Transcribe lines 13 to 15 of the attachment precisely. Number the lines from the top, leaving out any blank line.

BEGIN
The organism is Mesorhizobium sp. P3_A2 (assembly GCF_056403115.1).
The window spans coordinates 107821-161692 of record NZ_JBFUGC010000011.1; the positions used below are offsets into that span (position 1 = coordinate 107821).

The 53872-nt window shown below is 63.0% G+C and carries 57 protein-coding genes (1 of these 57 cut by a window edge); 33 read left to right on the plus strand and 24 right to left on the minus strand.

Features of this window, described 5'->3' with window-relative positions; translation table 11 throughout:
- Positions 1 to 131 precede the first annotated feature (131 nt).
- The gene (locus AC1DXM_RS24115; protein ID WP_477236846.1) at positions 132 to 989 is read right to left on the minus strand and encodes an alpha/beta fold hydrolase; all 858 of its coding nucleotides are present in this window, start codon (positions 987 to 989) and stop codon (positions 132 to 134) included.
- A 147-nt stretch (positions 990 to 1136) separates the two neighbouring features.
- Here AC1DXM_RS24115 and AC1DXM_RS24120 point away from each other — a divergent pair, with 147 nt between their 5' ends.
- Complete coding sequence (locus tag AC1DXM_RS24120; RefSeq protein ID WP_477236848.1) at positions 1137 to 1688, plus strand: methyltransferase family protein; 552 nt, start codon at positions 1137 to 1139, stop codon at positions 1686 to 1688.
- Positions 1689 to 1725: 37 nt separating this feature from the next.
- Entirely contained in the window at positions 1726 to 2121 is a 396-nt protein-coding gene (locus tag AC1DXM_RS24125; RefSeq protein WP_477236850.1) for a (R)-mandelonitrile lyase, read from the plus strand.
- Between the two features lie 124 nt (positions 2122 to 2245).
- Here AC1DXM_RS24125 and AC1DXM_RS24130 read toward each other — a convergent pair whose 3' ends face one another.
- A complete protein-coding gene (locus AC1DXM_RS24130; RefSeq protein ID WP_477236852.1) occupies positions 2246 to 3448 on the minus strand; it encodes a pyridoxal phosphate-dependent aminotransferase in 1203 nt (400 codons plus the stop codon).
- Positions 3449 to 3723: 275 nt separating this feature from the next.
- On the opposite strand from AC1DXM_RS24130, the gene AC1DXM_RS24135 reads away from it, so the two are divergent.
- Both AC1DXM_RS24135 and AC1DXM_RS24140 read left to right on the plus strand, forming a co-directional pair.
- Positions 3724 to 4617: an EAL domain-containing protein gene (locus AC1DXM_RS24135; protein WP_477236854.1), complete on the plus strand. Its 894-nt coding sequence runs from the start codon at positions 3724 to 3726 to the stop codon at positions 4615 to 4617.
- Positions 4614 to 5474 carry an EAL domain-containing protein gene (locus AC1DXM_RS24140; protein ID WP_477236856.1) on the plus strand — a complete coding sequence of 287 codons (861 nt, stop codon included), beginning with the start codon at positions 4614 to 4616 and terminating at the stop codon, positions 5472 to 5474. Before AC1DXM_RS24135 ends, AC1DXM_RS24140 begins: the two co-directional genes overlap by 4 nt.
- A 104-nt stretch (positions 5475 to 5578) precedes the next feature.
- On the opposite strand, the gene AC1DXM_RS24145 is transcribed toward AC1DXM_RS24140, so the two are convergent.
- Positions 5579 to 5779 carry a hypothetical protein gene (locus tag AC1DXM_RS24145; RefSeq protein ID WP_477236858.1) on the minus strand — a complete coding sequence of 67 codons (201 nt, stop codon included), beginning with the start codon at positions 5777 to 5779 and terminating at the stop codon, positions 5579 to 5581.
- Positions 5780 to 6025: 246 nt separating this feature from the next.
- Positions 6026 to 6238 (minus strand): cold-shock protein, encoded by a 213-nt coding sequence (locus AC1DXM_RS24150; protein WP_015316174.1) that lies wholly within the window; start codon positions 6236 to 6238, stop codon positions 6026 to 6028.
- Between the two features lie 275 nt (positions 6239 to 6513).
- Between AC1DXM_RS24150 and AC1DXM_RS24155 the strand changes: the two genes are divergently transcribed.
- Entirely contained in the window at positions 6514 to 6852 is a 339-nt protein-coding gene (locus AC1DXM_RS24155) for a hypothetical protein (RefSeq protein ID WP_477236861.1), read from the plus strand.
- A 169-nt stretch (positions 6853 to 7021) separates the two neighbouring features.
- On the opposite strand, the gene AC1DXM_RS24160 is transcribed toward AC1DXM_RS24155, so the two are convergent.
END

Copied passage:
- Here AC1DXM_RS24125 and AC1DXM_RS24130 read toward each other — a convergent pair whose 3' ends face one another.
- A complete protein-coding gene (locus AC1DXM_RS24130; RefSeq protein ID WP_477236852.1) occupies positions 2246 to 3448 on the minus strand; it encodes a pyridoxal phosphate-dependent aminotransferase in 1203 nt (400 codons plus the stop codon).
- Positions 3449 to 3723: 275 nt separating this feature from the next.